She said, “Using four red candles is the most traditional way. But, really, it is like decorating a tree, you can do what you want. But green and red are the Christmas colors and 80 percent of Germans would have an Adventskranz with four red candles in their house.” The practice in churches is more varied, she said. Catholic parishes would have either four red candles or three purple and a pink candle, while Lutheran parishes — with more austere buildings in Germany — would tend toward four white candles.

A quick search of the blogosphere demonstrates that even on Advent-wreath candle colors there has been a bit of controversy.

“The Golden Compass” as seen in the Catholic press

Dakota Blue Richards stars in a scene from the movie 'The Golden Compass.' (CNS photo/New Line)Long before the firestorm that greeted the review of “The Golden Compass” posted here last week, CNS and its partners in the Catholic press have been covering the growing controversy surrounding the movie. Like in the public at large, there’s no unanimity in church circles on the movie or the books behind the film. But there are plenty of resources available for those still trying to make up their minds.

For us, the coverage began five weeks ago with a story out of San Diego on the trilogy of books behind the film. Even then, before many even knew about the December release of the film, concern was being expressed that the movie might make the books more attractive for young readers.

But that was just the tip of the snowball (pardon the mixed metaphor) that was beginning to gather steam (pardon again …). In short order there were articles this fall in the National Catholic Register, the Catholic New World in Chicago, Our Sunday Visitor, The Monitor in Trenton, N.J., and The Catholic Moment in Lafayette, Ind., among others, mostly critical of either the movie or the trilogy by British author Philip Pullman.

Another CNS client, America magazine, posted an item on its blog by Jesuit Father James Martin, author of last year’s Catholic best-seller “My Life With the Saints.” In the blog, Father Martin agrees that warnings to parents might be legitimate and asks those who have read the book or seen the movie to weigh in (and several did, leading to a lively discussion).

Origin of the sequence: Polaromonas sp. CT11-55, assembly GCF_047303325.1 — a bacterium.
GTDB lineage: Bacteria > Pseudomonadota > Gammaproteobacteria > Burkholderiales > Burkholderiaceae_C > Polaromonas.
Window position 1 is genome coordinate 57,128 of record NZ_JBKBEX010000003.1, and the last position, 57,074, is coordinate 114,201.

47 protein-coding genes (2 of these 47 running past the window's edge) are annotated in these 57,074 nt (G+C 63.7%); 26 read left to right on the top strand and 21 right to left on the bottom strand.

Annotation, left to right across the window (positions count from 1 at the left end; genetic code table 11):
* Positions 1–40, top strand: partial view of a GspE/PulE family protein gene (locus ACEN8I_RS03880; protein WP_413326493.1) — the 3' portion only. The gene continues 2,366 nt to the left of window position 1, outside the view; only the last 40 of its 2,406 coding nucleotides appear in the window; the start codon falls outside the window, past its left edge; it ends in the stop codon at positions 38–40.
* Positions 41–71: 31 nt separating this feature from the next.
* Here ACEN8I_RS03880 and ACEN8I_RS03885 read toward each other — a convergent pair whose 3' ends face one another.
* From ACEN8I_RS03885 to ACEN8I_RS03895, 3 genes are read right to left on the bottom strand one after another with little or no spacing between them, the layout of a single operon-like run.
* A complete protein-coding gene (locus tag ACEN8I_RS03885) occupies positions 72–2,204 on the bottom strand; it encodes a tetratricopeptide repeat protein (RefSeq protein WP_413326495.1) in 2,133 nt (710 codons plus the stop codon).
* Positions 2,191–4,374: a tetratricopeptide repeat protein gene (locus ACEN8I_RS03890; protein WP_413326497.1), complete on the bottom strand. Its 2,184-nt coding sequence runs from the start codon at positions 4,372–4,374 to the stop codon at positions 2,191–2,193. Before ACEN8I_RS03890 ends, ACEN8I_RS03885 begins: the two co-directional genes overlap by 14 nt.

At least one bishop also has weighed in: Archbishop Alfred C. Hughes of New Orleans. In a column in late November in his newspaper, the Clarion Herald, the archbishop wrote that books in the Pullman trilogy “surreptitiously lead children to atheism and pose a special threat to Christianity.”

But when the movie review for “The Golden Compass” was released by the Office for Film and Broadcasting of the U.S. Conference of Catholic Bishops and posted on the CNS Web site (technically it’s not our review; we simply distribute film office reviews to the Catholic press), the question raised on a number of blogs and elsewhere was whether the review missed the boat in its evaluation of both the film and the larger controversy over Pullman’s trilogy.

Here too there is little unanimity. One editor of a diocesan newspaper (I’m not naming names here since these are simply e-mail chats and not published commentaries) told me that the review posted by CNS “downplayed and misrepresented the concerns that have been raised about the movie.” This editor said the review implied “that it’s not known for sure that the books are anti-Catholic when the author has, as a matter of public record, stated that his books are about killing God and that he wants to undermine the basis of the Christian faith.”

Another editor, though, said the reviewers “did a fine job.” They looked at the film “on the face value of the movie. Period. Not what it could have been, should have been, etc.”

Defenders of the review also point to positive evaluations of the film by Signis: The World Catholic Association for Communication and by media expert Sister Rose Pacatte, a member of the Daughters of St. Paul.

Signis uses words such as “well-made” and “intelligent” and says the film should be appealing for adolescents and adults. Sister Rose says the film “is an opportunity for us to develop our critical thinking skills: to ask questions and seek and articulate the answers: the answers to ‘why?'”

When I mentioned these to another editor I’ve been in correspondence with this week, he said he thought both Signis and Sister Rose “fail to appreciate the fact that these books, of which the movie is a lead-in, are for children” and that responsible critics of the books have been warning parents and educators about their dangers.

Another sharply critical analysis of the film and books appeared last month in The Observer, newspaper of the Diocese of Rockford, Ill., by Msgr. Eric Barr, the vicar for clergy and religious in Rockford who is described by the paper as a fantasy-film fan. He wrote, “Clearly, the film and the books it is based upon are an attack on Christianity and the values Christ taught.”